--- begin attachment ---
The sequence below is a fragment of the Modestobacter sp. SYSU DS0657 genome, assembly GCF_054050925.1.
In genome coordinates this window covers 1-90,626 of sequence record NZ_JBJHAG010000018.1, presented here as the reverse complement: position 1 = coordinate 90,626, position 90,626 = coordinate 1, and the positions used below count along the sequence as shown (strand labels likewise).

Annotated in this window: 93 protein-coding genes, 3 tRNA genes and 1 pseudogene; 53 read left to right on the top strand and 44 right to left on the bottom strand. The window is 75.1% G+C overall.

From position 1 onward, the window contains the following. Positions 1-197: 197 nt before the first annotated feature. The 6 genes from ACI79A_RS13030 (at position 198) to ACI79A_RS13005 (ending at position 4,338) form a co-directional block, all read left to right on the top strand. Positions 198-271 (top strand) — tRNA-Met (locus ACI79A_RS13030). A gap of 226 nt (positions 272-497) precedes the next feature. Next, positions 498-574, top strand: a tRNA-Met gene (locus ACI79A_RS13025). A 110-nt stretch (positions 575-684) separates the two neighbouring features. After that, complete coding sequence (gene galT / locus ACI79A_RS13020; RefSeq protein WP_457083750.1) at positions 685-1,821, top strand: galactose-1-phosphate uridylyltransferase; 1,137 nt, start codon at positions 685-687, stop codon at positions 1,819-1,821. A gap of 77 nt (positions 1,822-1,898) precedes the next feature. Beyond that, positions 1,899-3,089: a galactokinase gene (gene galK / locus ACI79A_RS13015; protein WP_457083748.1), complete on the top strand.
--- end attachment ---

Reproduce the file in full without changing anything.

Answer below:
The sequence below is a fragment of the Modestobacter sp. SYSU DS0657 genome, assembly GCF_054050925.1.
In genome coordinates this window covers 1-90,626 of sequence record NZ_JBJHAG010000018.1, presented here as the reverse complement: position 1 = coordinate 90,626, position 90,626 = coordinate 1, and the positions used below count along the sequence as shown (strand labels likewise).

Annotated in this window: 93 protein-coding genes, 3 tRNA genes and 1 pseudogene; 53 read left to right on the top strand and 44 right to left on the bottom strand. The window is 75.1% G+C overall.

From position 1 onward, the window contains the following. Positions 1-197: 197 nt before the first annotated feature. The 6 genes from ACI79A_RS13030 (at position 198) to ACI79A_RS13005 (ending at position 4,338) form a co-directional block, all read left to right on the top strand. Positions 198-271 (top strand) — tRNA-Met (locus ACI79A_RS13030). A gap of 226 nt (positions 272-497) precedes the next feature. Next, positions 498-574, top strand: a tRNA-Met gene (locus ACI79A_RS13025). A 110-nt stretch (positions 575-684) separates the two neighbouring features. After that, complete coding sequence (gene galT / locus ACI79A_RS13020; RefSeq protein WP_457083750.1) at positions 685-1,821, top strand: galactose-1-phosphate uridylyltransferase; 1,137 nt, start codon at positions 685-687, stop codon at positions 1,819-1,821. A gap of 77 nt (positions 1,822-1,898) precedes the next feature. Beyond that, positions 1,899-3,089: a galactokinase gene (gene galK / locus ACI79A_RS13015; protein WP_457083748.1), complete on the top strand.